9780807846148

Adapting to a New World

English Society in the Seventeenth-Century Chesapeake
James Horn
Cloth price: $47.5
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Publisher: Omohundro Institute and University of North Carolina Press
Imprint: OIEAHC
Cloth/Hardcover Publication Date: 09/1996
Pages: 480
Cloth ISBN: 9780807846148

Description

Often compared unfavorably with colonial New England, the early Chesapeake has been portrayed as irreligious, unstable, and violent. In this important new study, James Horn challenges this conventional view and looks across the Atlantic to assess the enduring influence of English attitudes, values, and behavior on the social and cultural evolution of the early Chesapeake. Using detailed local and regional studies to compare everyday life in English provincial society and the emergent societies of the Chesapeake Bay, Horn provides a richly textured picture of the immigrants' Old World backgrounds and their adjustment to life in America. Until the end of the seventeenth century, most settlers in Virginia and Maryland were born and raised in England, a factor of enormous consequence for social development in the two colonies. By stressing the vital social and cultural connections between England and the Chesapeake during this period, Horn places the development of early America in the context of a vibrant Anglophone transatlantic world and suggests a fundamental reinterpretation of New World society.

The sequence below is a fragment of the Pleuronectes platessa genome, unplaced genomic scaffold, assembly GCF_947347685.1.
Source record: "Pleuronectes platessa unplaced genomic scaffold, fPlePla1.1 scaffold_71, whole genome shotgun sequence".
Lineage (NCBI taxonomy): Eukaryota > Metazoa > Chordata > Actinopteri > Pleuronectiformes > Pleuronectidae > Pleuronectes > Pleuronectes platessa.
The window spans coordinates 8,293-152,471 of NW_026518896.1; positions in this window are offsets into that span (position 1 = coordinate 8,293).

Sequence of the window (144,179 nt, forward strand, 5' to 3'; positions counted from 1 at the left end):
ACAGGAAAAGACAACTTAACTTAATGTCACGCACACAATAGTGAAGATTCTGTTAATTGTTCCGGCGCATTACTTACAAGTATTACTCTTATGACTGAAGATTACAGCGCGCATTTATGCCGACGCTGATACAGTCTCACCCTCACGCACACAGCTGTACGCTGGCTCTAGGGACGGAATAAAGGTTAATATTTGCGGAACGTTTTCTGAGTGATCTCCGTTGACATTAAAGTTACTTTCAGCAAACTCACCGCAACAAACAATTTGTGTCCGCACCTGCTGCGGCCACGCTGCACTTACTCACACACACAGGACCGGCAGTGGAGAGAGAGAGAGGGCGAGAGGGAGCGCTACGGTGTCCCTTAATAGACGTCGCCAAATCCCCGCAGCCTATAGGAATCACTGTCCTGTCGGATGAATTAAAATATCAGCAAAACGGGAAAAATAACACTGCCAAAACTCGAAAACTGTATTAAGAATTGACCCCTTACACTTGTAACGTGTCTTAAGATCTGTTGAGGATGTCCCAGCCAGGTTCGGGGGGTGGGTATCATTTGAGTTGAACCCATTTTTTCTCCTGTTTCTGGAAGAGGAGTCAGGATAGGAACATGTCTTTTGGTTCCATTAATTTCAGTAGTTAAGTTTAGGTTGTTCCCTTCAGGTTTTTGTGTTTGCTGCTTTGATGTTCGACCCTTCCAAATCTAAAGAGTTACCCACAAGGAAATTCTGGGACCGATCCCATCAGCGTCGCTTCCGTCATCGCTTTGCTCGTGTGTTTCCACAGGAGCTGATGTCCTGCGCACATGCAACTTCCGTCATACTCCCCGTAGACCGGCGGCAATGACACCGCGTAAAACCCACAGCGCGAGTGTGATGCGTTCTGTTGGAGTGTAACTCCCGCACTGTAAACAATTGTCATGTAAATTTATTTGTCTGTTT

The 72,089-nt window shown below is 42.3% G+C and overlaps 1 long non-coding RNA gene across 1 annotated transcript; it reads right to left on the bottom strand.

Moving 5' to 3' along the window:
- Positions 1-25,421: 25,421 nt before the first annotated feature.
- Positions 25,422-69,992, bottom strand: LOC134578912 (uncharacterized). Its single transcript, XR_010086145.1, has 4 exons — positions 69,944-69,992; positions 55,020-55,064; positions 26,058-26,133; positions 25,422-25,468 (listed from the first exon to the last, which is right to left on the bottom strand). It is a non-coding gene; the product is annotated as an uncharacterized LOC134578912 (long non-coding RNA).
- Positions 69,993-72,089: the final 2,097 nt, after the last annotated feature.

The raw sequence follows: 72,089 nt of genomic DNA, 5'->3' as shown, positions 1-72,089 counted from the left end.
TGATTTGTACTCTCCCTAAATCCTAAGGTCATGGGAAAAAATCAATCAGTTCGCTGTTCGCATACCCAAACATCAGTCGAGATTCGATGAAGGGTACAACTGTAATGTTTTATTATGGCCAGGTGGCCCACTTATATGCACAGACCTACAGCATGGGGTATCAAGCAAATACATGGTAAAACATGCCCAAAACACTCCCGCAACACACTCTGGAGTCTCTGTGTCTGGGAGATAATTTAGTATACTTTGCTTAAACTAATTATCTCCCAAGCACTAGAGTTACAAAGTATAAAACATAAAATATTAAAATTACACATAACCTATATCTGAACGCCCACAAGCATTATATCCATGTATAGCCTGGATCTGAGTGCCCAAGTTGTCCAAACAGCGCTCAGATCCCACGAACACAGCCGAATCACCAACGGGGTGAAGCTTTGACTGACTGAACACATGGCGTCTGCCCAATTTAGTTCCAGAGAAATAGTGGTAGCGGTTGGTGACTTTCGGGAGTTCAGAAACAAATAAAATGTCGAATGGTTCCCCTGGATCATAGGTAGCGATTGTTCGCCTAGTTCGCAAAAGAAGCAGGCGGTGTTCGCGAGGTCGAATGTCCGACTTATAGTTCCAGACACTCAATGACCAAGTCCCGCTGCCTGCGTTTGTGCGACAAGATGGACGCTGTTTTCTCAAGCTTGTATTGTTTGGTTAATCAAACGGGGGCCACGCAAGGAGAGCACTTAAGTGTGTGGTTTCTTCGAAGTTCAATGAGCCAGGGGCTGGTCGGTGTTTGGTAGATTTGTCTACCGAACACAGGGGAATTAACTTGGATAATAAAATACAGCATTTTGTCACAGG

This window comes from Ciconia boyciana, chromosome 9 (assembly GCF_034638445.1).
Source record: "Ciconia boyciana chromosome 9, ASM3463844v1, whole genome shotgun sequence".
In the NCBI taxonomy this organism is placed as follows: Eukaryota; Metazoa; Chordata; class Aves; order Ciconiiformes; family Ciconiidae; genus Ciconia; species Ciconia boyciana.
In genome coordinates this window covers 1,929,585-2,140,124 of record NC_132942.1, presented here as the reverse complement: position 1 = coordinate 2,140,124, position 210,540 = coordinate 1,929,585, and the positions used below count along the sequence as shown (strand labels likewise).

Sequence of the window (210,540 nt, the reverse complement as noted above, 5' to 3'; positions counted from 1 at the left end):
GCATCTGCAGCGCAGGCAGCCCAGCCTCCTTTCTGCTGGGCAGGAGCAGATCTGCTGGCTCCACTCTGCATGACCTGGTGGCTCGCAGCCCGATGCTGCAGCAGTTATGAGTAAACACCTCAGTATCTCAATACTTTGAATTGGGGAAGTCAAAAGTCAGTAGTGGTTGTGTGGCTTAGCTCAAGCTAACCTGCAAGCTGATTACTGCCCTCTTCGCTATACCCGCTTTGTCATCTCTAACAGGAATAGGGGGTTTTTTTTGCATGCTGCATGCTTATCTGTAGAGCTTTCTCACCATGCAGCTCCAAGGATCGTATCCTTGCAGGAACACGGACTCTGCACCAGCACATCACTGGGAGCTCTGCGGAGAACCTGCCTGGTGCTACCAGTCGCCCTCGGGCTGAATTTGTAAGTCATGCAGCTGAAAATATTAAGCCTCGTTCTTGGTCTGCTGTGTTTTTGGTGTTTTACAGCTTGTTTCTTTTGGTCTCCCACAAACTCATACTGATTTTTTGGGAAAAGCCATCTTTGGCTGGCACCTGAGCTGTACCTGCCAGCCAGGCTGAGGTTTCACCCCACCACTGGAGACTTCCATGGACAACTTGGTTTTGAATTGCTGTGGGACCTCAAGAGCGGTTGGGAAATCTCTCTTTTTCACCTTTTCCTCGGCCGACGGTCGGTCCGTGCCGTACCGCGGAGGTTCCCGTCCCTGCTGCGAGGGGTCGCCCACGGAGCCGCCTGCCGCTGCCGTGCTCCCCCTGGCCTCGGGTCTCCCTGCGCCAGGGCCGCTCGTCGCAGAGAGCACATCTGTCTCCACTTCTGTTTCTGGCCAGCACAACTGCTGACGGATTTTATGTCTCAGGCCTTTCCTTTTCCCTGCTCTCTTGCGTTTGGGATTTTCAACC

About The Author

James Horn is director of the John D. Rockefeller Jr. Library in Colonial Williamsburg.

Reviews

James Horn's excellent history of English society in the seventeenth-century Chesapeake breathes new life into a historiography that has become relatively stagnant.--Journal of Southern History



A work of exceptional breadth, extensive research and reading, and skillful analysis.--William and Mary Quarterly



A splendid volume.--Journal of American History



Horn has written an important book: a synthesis of a generation's study of the 17th-century Chesapeake world fused with his own analytic contributions.--London Review of Books



In a deeply researched, detailed, and nuanced portrait of the Chesapeake in the seventeenth century, Adapting to a New World both modifies and contextualizes our understandings of the particulars of social life in those colonies and challenges the picture of a disrupted society. The book both adds new information to our knowledge of Chesapeake society, much of it known already by those familiar with Horn's numerous articles, and incorporates much of the vast research uncovered by the current generation of scholars.--Virginia Magazine of History and Biography



This is an important book, one of the few that examines the transfer of culture from Europe to America in a comparative way. The research is both wide and deep; the book is well-edited and beautifully produced.--Virginia Quarterly Review



Adds a significant chapter to the long-standing debate over the degree to which English backgrounds influenced colonial development.--Choice



The rich, the poor, the aristocrats, and the indentured servants are all included in this well-written volume that carefully balances the theoretical and empirical evidence to make the seventeenth-century Chesapeake come alive. Compared to most of the narrowly focused but thorough studies of the Chesapeake, Adapting to a New World is a welcome synthesis.--North Carolina Historical Review



[Horn] takes us through a careful analysis of what the colonists left behind and what they established anew through a finely drawn comparison of the communities whence they came and the communities they founded once again.--Economic History Review



A perceptive, well-written, and thought-provoking study. Anyone with a serious interest in early American history should consider adding Adapting to a New World to his or her library.--Maryland Historical Magazine

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